"He was wrong to predict that history would take us to the inevitable triumph of the proletariat and then stop. History shows no signs of doing either. Marx was also wrong to suggest that this would happen first in the most advanced economies as the final stage of capitalism. In fact such revolutions as came took place in less developed economies such as Russia and China. It has not happened in the advanced economies, and this could be because Marx was wrong about something else. He predicted that capitalism would drive down wages to survival level before its final denouement. In fact as economies became more advanced, both wages and living standards rose to levels not even dreamt of in Marx's day, and this seems to have lowered the pressure for revolutionary change.
Marx was also wrong about something more fundamental. He was wrong about change. I don't just mean that he was wrong about the changes that would come about; more fundamentally he was wrong about how change takes place. He took
the Hegelian model of change.
To Hegel change comes about through staccato triangles. A state of affairs nurtures its opposite, and from the violent clash between the two a new state of affairs emerges. Thesis, Antithesis and Synthesis. Violence is at the core of it, and hence Marx's commitment to revoution.
But Marx was a contemporary of Darwin. He had read Darwin's "Origin of Species" and admired Darwin's account of the origins of humankind. He failed, however, to spot the significance of Darwin's theory of change and to incorporate it into his own programme.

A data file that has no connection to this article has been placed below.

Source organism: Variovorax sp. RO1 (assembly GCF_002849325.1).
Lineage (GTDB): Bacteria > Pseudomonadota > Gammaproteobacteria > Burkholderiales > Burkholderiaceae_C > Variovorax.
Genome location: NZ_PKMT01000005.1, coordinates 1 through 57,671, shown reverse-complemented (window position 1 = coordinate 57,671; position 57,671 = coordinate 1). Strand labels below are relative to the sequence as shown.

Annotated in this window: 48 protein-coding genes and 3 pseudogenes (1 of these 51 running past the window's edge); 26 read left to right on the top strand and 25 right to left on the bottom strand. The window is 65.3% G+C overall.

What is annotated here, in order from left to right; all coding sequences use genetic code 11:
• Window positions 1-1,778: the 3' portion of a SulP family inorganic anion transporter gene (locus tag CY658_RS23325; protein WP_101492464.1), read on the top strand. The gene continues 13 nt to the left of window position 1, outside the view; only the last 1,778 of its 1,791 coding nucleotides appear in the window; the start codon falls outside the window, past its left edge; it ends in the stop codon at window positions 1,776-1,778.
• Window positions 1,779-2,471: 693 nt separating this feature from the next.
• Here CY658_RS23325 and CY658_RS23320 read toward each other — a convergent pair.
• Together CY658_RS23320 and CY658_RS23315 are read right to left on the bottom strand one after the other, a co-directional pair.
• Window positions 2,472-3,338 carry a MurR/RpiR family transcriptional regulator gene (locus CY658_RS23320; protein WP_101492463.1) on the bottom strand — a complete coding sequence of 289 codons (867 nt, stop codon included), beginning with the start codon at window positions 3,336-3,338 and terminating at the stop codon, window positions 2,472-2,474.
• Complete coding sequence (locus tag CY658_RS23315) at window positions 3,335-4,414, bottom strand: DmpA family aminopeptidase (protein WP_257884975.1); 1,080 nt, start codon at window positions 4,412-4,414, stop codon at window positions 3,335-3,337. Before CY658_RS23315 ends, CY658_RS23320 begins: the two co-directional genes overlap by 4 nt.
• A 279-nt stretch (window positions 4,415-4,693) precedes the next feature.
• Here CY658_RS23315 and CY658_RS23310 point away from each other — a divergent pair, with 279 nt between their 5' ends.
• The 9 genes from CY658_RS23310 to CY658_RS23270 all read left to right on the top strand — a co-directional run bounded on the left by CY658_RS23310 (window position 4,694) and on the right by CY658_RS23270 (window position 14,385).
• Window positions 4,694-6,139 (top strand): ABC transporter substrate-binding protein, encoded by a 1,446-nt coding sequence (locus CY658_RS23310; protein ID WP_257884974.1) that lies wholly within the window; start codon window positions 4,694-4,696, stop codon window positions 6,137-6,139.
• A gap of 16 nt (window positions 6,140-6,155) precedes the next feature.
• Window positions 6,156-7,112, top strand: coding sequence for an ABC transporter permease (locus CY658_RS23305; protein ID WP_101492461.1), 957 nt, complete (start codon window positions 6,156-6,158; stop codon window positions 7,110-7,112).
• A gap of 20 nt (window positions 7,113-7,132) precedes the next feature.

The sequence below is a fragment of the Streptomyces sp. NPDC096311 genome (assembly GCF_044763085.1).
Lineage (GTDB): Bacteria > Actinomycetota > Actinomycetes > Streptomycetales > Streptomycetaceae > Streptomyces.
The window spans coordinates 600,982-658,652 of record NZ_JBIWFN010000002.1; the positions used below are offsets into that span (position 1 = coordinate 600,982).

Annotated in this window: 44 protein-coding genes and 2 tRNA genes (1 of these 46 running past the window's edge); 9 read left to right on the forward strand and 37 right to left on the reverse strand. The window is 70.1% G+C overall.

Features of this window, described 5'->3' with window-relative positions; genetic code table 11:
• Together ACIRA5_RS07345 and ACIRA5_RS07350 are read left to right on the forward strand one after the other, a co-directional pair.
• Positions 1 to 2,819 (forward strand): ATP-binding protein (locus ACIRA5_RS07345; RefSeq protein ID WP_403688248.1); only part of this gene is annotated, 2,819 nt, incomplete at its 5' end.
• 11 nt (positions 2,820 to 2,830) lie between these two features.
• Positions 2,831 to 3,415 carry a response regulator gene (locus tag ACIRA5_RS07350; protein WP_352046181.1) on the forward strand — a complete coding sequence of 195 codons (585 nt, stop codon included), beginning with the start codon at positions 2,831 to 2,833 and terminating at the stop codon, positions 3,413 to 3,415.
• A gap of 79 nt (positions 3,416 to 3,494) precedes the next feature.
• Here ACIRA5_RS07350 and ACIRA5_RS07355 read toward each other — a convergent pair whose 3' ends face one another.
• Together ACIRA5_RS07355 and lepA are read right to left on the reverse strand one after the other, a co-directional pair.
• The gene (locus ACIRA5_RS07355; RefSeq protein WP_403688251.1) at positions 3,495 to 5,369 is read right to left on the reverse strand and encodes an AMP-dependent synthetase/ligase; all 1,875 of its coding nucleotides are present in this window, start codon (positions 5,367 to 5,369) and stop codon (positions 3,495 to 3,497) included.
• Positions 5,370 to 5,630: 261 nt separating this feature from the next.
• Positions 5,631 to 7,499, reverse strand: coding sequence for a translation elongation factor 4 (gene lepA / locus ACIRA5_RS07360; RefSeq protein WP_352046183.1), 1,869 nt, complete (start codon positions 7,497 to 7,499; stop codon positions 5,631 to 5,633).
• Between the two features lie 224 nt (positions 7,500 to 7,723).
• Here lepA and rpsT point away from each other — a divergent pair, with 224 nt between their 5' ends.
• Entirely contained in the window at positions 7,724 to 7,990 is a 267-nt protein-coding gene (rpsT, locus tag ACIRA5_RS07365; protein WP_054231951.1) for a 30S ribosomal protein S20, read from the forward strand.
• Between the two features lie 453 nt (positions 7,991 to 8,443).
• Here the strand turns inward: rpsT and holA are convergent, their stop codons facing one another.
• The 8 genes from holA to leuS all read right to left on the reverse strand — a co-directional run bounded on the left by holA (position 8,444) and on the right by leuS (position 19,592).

Darwin advanced a gradual mechanism of change in which small differences gradually come to dominate over time. It is evolutionary, not revolutionary, and is a much more accurate description of how change usually happens in human societies than was Hegel's account. Indeed, Darwin was right and Hegel was wrong. This means that Marx was also wrong, wrong about change, and wrong about how capitalism would develop. [...]
Marx was wrong about another important thing. He subscribed to the labour theory of value, believing that the value of a thing arises from the labour put into producing it. Wrong. Value is based on demand. If no-one wants a thing, then no matter how much labour went into producing it, it is valueless.We all value things differently, which is why trade takes place. We trade because we each put greater value on what the other person has than on what we are offering in exchange. We both gain more value when we trade, and that's how we create wealth."Gode kritiske fremstillinger af den marxistiske analyse kan findes hos f.eks. Karl Popper, Ludwig von Mises, Thomas Sowell og David Gordon.